Garfunkel’s solo singing career produced 12 albums, including “Angel Clare” and the hit single, “All I Know.” Garfunkel also enjoyed some success in the movie industry as an actor. He starred alongside Jack Nicholson in “Carnal Knowledge” in 1971 and his his first big feature role was in 1969’s “Catch-22.”

Garfunkel spoke to the Gazette last week from his home in New York.

Q: When did you realize you had a very good instrument in your voice?

A: By the time I was 5, I realized I had something a little bit special. I would listen to the radio and sing right along with everyone, and I figured I could sing just as good as them. Then I was sitting in the back of the car one day, and I heard Nat King Cole. “Well, he was pretty good,” I said to myself. He had this great rich baritone, and I realized maybe I couldn’t sing as good as he did.

And then later I realized, and forgive me if this sounds a bit inflated, that I had this beautiful sound in the upper register that maybe Nat King Cole couldn’t do. And then when I was 12, I heard Johnny Mathis. He had this great libretto, a sensitive and fabulous voice. But I knew when I was young I had something special.

Q: Did you have a favorite artist growing up?

A: I think the great voice that really influenced my life was Joan Baez. She’s a very important singer in the history of singers. She had this flutey voice, so beautiful. There was a lot of beauty in her singing.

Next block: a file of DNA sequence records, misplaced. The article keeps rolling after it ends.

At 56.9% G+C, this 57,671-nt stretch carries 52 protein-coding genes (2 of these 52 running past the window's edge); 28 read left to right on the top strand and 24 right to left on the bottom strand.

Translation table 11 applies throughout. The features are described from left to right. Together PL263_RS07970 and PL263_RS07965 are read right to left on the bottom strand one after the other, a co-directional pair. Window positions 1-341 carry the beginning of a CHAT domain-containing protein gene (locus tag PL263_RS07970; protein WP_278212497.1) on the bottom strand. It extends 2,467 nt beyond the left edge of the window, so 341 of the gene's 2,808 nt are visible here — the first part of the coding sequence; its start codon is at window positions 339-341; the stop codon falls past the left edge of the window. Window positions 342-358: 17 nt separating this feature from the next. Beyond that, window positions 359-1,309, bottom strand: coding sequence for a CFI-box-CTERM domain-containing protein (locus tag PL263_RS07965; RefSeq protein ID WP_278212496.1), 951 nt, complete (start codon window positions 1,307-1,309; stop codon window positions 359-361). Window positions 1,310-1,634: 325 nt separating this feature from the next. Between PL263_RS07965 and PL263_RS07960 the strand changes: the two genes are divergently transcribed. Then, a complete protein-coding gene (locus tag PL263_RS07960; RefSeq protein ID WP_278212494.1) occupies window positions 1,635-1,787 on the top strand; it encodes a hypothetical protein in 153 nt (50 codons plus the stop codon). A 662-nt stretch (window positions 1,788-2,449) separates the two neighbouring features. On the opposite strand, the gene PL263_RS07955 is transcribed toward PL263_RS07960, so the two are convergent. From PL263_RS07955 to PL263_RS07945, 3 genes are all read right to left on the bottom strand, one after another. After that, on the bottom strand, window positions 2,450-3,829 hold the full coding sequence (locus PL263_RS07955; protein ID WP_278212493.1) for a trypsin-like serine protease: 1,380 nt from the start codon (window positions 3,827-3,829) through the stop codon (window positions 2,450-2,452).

Q: Did you ever think about picking up a guitar and becoming a rock ‘n’ roll star?

A: I like slow better than fast, and this is where my comfort zone took me. I think there’s something phony about up-tempo music. The best music is written when you’re sad and moody. If you’re happy, you should go for a run or make love. I know that sounds a little weird, but there’s some truth in there somewhere. I always wanted to be a soft rocker, and that’s what I felt like I could get away with. I also look at life kind of funny. Why didn’t I take up keyboards? Oh, I don’t know, maybe I’ll get to that. I feel like I’ve got another 77 years and I’ll get to it. I’ve just always wanted to wrap the arrangement around my singing.

Q: What’s your favorite Simon and Garfunkel song?

A: Well, my favorite is “Scarborough Fair,” and that’s not a Paul Simon song. But the song flows so nicely, and it’s a 300-year-old Scottish folk song. Now, you might ask me, “How can I not say a Paul Simon song,” and it’s true, Paul Simon was brilliant.

Q: When did you realize your childhood friend was a great songwriter?